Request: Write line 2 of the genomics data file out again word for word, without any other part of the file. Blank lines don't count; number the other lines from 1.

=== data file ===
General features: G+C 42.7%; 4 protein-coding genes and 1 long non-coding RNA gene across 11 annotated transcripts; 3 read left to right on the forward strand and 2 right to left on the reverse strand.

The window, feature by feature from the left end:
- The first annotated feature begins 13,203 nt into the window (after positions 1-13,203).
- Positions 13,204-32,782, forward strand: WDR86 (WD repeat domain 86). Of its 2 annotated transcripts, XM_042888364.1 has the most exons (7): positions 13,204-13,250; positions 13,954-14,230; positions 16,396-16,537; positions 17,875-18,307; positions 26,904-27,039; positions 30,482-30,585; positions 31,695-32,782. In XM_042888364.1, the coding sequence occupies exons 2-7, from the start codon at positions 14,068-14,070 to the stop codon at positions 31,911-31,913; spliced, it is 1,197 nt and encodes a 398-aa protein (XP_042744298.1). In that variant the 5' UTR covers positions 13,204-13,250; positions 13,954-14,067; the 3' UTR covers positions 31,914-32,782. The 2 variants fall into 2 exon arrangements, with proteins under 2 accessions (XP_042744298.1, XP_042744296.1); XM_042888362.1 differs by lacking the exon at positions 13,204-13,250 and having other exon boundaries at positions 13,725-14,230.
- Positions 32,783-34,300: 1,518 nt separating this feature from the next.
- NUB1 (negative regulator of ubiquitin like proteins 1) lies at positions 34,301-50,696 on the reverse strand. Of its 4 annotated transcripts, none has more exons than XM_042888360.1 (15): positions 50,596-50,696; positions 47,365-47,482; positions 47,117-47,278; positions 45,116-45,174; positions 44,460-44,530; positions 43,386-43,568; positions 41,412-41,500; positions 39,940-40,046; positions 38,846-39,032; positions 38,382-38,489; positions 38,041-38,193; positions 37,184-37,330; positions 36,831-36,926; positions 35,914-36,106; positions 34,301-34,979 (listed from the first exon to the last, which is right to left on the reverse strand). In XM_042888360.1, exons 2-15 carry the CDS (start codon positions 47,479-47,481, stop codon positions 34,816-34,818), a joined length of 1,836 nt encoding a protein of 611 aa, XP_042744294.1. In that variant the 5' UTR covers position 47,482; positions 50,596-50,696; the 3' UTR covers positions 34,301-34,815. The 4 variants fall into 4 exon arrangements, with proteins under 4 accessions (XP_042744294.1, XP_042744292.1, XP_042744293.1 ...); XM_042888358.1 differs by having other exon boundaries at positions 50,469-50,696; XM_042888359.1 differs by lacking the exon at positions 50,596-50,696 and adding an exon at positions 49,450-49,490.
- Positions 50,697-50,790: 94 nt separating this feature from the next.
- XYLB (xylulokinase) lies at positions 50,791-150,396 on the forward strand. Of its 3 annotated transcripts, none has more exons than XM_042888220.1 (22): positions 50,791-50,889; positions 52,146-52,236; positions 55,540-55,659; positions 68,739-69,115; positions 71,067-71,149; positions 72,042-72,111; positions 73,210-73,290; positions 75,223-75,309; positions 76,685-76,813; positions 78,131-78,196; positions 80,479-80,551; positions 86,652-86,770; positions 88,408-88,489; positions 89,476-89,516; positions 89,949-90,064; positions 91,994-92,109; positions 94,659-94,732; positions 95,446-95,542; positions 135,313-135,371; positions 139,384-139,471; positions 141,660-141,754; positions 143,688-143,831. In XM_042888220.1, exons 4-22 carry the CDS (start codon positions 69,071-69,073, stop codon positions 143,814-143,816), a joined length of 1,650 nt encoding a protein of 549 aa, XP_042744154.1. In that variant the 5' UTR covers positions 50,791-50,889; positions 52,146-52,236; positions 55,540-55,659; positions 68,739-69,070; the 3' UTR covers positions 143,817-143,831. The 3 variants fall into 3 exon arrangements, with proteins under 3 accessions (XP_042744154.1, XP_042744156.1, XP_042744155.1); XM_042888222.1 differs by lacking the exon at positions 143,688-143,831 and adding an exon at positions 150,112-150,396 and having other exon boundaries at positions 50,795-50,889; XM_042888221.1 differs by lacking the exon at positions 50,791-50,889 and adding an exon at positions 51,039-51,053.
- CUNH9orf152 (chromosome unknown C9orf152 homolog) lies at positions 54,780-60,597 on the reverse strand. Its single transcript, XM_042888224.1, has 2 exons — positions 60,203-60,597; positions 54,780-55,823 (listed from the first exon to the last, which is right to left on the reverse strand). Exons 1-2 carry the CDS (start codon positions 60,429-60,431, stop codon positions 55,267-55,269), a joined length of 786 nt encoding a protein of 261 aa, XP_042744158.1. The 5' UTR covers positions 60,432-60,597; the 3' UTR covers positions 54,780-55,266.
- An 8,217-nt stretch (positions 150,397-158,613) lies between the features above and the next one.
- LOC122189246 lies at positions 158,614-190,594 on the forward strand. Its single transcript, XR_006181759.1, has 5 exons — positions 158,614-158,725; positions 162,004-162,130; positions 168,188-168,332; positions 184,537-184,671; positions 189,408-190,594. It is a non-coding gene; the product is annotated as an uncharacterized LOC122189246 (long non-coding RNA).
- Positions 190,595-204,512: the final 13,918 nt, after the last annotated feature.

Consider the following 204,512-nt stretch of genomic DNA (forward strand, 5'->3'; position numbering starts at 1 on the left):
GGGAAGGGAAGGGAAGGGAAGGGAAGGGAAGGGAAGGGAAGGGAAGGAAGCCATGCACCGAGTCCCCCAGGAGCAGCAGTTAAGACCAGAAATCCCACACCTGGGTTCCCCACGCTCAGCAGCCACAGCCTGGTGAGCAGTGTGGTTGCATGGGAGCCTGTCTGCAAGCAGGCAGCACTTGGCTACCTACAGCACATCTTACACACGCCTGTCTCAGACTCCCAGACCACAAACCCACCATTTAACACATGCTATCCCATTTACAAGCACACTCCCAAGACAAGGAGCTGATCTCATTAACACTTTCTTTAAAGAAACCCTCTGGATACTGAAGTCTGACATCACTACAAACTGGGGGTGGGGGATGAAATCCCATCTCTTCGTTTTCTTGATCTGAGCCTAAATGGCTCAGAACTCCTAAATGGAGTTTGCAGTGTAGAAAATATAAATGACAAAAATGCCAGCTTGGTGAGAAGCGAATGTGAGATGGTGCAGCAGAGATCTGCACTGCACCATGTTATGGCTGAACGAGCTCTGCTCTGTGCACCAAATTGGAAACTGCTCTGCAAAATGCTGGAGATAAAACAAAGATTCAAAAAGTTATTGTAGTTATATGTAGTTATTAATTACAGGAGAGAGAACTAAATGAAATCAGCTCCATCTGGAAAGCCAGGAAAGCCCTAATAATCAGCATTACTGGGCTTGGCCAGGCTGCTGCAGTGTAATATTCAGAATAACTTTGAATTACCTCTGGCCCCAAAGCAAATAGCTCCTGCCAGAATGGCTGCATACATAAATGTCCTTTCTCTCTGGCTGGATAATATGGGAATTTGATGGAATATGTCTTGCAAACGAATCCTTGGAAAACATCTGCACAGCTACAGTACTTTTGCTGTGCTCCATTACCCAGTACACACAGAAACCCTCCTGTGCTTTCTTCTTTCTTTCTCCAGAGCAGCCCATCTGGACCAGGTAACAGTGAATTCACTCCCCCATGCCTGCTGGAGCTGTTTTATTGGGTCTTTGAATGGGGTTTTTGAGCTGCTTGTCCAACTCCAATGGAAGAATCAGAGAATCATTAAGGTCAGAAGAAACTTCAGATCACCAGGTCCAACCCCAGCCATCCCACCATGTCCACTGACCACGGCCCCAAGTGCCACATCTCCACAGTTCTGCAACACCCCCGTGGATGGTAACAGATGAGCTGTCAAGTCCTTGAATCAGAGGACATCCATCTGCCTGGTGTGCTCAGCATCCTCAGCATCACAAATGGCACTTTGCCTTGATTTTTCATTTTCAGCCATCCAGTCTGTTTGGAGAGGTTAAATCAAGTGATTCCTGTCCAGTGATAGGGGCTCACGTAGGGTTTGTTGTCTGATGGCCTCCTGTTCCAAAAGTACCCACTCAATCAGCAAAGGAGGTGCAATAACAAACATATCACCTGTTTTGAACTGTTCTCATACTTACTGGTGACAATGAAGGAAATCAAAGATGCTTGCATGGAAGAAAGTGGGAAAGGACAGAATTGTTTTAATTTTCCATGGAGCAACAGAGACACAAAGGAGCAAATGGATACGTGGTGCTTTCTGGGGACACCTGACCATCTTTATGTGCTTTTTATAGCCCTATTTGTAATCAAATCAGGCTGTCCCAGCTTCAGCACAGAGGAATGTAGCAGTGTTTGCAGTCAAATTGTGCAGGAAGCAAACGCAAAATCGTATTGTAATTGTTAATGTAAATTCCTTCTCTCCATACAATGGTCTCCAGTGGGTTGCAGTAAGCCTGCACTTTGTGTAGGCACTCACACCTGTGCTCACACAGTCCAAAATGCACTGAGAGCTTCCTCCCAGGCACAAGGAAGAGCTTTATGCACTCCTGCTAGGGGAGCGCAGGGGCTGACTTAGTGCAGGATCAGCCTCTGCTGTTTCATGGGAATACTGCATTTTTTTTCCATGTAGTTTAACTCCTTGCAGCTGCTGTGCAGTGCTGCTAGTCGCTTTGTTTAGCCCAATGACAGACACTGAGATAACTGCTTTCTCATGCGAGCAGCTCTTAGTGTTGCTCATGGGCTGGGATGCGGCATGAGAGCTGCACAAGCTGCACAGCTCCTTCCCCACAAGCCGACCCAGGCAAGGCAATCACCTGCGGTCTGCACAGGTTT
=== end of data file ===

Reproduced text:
The window, feature by feature from the left end: